TOKYO - The Group of Seven finance chiefs held a video conference Tuesday to discuss regulatory and other challenges concerning the issuance of digital currencies.
The finance ministers and central bank governors from Britain, Canada, France, Germany, Italy, Japan and the United States plus the European Union will also talk about the coronavirus pandemic and their responses to its economic impact, conference sources said. They will release a joint statement after the talks.
They are expected to agree on the need to appropriately regulate payment services using virtual currencies to prevent money laundering and other fraudulent transactions, according to the sources.
The move comes as the U.S., European and Japanese central banks are studying the possibility of issuing digital currencies, with similar developments being seen in the private sector, including Facebook Inc.'s proposed Libra stablecoin.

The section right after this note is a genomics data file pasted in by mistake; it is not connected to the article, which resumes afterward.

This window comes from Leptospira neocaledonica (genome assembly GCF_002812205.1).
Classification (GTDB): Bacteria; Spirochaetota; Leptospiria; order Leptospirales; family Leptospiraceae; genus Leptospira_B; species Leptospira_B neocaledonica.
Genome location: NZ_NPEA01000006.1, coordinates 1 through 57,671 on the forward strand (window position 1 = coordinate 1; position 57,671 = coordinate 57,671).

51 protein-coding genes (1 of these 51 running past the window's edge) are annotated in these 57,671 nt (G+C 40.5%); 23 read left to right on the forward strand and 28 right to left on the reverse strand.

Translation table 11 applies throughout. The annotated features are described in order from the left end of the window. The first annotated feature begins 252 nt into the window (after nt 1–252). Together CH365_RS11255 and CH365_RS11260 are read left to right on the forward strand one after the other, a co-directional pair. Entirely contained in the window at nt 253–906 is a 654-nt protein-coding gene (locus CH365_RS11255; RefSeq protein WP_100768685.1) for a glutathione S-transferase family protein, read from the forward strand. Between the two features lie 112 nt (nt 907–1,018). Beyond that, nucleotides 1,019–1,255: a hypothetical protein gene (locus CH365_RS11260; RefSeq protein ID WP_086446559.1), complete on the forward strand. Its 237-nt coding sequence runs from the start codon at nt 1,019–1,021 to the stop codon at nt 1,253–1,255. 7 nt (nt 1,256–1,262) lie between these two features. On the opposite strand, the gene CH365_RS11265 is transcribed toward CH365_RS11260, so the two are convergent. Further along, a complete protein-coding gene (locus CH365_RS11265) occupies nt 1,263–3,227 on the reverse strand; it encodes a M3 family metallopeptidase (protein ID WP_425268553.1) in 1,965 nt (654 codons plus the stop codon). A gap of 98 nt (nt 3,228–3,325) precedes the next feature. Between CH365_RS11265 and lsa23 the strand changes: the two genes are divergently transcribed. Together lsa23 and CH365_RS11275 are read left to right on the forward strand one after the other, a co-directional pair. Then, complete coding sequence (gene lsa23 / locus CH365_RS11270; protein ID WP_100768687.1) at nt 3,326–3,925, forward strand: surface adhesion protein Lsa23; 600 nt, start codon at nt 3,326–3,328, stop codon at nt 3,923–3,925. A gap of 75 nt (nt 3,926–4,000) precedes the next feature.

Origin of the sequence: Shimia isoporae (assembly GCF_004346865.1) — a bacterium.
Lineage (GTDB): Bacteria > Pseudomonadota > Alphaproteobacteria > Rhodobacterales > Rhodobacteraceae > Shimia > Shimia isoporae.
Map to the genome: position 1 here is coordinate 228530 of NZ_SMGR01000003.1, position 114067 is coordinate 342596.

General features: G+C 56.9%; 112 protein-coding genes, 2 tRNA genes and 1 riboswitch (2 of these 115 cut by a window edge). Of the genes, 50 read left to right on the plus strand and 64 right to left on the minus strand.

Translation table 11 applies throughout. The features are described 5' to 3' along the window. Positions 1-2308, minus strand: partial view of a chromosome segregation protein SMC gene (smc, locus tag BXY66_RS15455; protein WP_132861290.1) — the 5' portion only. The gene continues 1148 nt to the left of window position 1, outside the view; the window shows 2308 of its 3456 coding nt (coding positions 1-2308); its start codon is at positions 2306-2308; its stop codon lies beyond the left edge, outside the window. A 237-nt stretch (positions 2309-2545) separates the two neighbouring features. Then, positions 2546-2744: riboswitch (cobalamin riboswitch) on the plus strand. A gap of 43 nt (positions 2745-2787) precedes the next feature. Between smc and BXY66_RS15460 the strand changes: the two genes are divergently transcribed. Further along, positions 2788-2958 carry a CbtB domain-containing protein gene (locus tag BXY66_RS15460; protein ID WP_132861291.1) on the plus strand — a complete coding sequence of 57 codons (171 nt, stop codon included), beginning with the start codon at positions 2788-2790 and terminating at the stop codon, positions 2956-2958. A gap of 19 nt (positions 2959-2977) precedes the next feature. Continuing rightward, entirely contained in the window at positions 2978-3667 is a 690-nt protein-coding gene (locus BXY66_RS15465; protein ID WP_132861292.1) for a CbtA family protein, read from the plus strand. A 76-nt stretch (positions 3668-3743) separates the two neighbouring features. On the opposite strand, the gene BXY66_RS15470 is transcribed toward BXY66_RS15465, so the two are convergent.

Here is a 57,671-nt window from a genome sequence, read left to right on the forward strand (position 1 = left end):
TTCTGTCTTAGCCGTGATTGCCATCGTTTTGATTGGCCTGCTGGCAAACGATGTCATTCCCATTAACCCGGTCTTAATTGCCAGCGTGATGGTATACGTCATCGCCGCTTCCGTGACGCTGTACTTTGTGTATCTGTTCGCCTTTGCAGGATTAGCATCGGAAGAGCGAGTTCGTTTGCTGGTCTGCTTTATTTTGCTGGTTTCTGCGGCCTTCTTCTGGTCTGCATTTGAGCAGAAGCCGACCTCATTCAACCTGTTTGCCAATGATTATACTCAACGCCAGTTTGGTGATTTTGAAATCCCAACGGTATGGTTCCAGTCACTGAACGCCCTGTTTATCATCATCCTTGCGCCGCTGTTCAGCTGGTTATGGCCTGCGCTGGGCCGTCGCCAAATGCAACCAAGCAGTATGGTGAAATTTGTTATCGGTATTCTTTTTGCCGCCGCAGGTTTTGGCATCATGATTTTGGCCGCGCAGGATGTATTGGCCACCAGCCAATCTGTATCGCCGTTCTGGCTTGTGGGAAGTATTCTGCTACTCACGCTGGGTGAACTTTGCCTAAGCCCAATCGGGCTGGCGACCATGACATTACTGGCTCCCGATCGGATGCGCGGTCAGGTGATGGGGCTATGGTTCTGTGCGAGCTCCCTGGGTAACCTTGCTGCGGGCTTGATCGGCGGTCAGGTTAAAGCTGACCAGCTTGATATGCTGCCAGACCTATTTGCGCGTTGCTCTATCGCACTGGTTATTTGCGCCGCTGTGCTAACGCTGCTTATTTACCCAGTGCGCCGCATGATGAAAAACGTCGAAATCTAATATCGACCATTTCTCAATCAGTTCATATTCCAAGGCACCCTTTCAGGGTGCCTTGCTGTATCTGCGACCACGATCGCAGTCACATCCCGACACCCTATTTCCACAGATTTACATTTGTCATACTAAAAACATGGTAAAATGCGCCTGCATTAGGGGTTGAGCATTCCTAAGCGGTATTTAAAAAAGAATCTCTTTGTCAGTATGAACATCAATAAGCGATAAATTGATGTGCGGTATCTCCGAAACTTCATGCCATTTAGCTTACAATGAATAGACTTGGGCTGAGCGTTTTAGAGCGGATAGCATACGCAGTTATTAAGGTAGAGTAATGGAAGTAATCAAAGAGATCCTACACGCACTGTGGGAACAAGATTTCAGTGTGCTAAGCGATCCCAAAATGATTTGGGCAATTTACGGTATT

Central bank digital currencies could provide settlements at any place at a lower cost than digital settlements offered by private companies, which charge commissions from retailers and are not necessarily available at all shops.
No central banks in the G-7 economies have so far decided to issue digital currency. China, meanwhile, is set to take the lead.
The People's Bank of China has reportedly started trial payments using digital yuan in part of the country, a move that could lead to wider global use of the Chinese currency and possibly mount a challenge to the international currency system based on the U.S. dollar.
From Japan, Finance Minister Taro Aso and Bank of Japan Governor Haruhiko Kuroda joined the conference.